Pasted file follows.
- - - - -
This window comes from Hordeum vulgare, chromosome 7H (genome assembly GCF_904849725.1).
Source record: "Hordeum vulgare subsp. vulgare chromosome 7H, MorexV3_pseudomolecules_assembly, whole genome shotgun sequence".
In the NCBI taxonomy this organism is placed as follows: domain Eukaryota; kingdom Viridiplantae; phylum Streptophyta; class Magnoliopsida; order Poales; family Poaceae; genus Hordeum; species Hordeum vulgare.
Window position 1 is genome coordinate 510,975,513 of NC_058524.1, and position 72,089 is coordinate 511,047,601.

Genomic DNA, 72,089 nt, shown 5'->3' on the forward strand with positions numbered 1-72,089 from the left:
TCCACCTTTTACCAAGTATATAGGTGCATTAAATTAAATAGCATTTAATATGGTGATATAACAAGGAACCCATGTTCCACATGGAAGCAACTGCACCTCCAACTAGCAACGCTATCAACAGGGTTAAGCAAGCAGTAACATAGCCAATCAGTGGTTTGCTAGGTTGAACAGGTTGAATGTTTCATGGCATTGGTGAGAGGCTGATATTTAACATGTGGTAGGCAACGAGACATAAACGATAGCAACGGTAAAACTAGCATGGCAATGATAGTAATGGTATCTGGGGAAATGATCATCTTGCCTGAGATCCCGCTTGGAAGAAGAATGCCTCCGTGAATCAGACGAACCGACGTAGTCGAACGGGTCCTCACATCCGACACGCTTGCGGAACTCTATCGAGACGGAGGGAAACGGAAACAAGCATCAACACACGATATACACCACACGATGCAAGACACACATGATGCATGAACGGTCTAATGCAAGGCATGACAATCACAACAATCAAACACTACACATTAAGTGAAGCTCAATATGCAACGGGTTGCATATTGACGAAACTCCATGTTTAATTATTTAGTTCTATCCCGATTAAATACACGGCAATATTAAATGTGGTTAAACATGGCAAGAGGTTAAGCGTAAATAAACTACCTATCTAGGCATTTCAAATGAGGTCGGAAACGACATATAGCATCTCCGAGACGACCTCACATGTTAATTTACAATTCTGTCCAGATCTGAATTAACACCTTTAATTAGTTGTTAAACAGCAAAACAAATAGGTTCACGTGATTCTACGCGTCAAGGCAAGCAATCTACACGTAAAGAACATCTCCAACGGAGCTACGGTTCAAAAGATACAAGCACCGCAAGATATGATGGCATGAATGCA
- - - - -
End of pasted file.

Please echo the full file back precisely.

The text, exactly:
This window comes from Hordeum vulgare, chromosome 7H (genome assembly GCF_904849725.1).
Source record: "Hordeum vulgare subsp. vulgare chromosome 7H, MorexV3_pseudomolecules_assembly, whole genome shotgun sequence".
In the NCBI taxonomy this organism is placed as follows: domain Eukaryota; kingdom Viridiplantae; phylum Streptophyta; class Magnoliopsida; order Poales; family Poaceae; genus Hordeum; species Hordeum vulgare.
Window position 1 is genome coordinate 510,975,513 of NC_058524.1, and position 72,089 is coordinate 511,047,601.

Genomic DNA, 72,089 nt, shown 5'->3' on the forward strand with positions numbered 1-72,089 from the left:
TCCACCTTTTACCAAGTATATAGGTGCATTAAATTAAATAGCATTTAATATGGTGATATAACAAGGAACCCATGTTCCACATGGAAGCAACTGCACCTCCAACTAGCAACGCTATCAACAGGGTTAAGCAAGCAGTAACATAGCCAATCAGTGGTTTGCTAGGTTGAACAGGTTGAATGTTTCATGGCATTGGTGAGAGGCTGATATTTAACATGTGGTAGGCAACGAGACATAAACGATAGCAACGGTAAAACTAGCATGGCAATGATAGTAATGGTATCTGGGGAAATGATCATCTTGCCTGAGATCCCGCTTGGAAGAAGAATGCCTCCGTGAATCAGACGAACCGACGTAGTCGAACGGGTCCTCACATCCGACACGCTTGCGGAACTCTATCGAGACGGAGGGAAACGGAAACAAGCATCAACACACGATATACACCACACGATGCAAGACACACATGATGCATGAACGGTCTAATGCAAGGCATGACAATCACAACAATCAAACACTACACATTAAGTGAAGCTCAATATGCAACGGGTTGCATATTGACGAAACTCCATGTTTAATTATTTAGTTCTATCCCGATTAAATACACGGCAATATTAAATGTGGTTAAACATGGCAAGAGGTTAAGCGTAAATAAACTACCTATCTAGGCATTTCAAATGAGGTCGGAAACGACATATAGCATCTCCGAGACGACCTCACATGTTAATTTACAATTCTGTCCAGATCTGAATTAACACCTTTAATTAGTTGTTAAACAGCAAAACAAATAGGTTCACGTGATTCTACGCGTCAAGGCAAGCAATCTACACGTAAAGAACATCTCCAACGGAGCTACGGTTCAAAAGATACAAGCACCGCAAGATATGATGGCATGAATGCA